Abstract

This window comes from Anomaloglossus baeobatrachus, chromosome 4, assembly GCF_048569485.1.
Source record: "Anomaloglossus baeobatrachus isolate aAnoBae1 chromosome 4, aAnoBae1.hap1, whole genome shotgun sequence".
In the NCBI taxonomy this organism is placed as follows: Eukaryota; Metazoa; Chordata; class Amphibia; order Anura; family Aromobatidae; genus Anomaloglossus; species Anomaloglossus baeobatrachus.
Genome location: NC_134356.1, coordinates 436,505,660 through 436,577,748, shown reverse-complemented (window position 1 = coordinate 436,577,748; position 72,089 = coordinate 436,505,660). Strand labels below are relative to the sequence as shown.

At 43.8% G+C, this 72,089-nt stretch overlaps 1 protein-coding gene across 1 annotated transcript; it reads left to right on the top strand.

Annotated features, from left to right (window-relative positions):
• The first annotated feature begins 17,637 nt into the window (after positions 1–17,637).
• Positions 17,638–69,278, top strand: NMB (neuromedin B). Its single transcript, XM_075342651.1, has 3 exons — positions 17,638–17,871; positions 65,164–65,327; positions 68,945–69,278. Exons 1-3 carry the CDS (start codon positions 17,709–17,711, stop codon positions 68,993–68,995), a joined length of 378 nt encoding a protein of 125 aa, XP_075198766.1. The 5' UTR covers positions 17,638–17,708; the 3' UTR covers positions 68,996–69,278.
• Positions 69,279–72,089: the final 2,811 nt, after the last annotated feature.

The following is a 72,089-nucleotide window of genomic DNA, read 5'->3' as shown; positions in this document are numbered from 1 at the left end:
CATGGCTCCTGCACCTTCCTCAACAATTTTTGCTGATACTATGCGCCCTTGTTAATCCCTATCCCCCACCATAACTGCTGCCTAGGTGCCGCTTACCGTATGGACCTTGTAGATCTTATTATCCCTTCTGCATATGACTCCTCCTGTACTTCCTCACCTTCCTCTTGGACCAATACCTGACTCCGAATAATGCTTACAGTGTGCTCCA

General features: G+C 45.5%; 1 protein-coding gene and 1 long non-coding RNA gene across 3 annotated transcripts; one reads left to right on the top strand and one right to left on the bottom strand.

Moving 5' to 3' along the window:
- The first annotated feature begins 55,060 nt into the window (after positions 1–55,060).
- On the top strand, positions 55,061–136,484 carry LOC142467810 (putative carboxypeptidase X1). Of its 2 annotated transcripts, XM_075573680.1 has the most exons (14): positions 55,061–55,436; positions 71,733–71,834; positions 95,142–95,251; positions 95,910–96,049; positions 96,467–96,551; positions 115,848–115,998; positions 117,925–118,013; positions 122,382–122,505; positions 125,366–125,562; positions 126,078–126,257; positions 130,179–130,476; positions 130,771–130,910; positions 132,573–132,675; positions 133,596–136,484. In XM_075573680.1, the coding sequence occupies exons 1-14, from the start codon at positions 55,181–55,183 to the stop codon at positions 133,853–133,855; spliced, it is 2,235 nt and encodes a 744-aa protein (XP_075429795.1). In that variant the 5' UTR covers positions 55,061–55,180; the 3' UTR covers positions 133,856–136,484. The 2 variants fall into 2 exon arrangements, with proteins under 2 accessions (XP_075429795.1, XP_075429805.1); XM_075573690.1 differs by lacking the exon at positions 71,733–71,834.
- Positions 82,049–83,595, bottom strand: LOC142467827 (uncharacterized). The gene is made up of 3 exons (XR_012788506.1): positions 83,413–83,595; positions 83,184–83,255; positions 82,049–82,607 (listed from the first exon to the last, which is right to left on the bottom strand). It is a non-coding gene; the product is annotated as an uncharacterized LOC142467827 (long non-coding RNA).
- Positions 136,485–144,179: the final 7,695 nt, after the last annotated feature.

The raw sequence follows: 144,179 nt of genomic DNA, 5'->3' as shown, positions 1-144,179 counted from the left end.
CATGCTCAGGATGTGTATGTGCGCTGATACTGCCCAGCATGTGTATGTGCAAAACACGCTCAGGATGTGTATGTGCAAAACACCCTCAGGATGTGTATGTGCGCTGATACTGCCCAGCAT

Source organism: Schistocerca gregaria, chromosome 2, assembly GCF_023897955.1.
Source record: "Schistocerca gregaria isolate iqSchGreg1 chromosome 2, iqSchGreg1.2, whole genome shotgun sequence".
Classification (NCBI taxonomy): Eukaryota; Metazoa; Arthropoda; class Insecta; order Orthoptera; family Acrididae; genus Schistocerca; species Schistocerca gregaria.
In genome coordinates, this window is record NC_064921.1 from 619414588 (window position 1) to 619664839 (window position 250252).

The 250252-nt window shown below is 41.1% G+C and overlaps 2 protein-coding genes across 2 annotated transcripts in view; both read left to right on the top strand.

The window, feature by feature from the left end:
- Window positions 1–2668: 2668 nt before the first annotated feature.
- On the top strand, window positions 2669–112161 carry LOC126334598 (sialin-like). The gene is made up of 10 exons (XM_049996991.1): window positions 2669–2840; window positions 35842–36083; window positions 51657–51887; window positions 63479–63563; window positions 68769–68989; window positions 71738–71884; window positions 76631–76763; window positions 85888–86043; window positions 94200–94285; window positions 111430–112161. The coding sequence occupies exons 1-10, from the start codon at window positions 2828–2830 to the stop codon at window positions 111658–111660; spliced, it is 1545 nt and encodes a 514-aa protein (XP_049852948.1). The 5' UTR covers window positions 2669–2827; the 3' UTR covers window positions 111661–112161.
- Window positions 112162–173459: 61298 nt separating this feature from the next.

A new experimental approach and complementary model analysis are presented for studying colloid transport and fate in porous media. The experimental approach combines high precision etching to create a controlled pore network in a silicon wafer (i.e., micromodel), with epifluorescent microscopy. Two different sizes of latex colloids were used; each was stained with a fluorescent dye. During an experiment, water with colloids was purged through a micromodel at different flow rates. Flow paths and particle velocities were determined and compared with flow paths calculated using a two-dimensional (2D) lattice Boltzmann (LB) model. For 50% of the colloids evaluated, agreement between measured and calculated flow paths and velocities were excellent. For 20%, flow paths agreed, but calculated velocities were less. This is attributed to the parabolic velocity profile across the micromodel depth, which was not accounted for in the 2D flow model. For 12%, flow paths also agreed, but calculated velocities were less. These colloids were close to grain surfaces, where model errors increase. Also, particle–surface interactions were not accounted for in the model; this may have contributed to the discrepancy. For the remaining 18% of colloids evaluated, neither flow paths nor velocities agreed. The majority of colloids in this last case were observed after breakthrough, when concentrations were high. The discrepancies may be due to particle–particle interactions that were not accounted for in the model. Filtration efficiencies for all colloid sizes at different flow rates were calculated from filtration theory. Attachment rates were obtained from successive images during an experiment. With these, attachment efficiencies were calculated, and these agreed with literature values. The study demonstrates that excellent agreement between experimental and model results for colloid transport at the pore scale can be obtained. The results also demonstrate that when experimental and model results do not agree, mechanistic inferences and system limitations can be evaluated.

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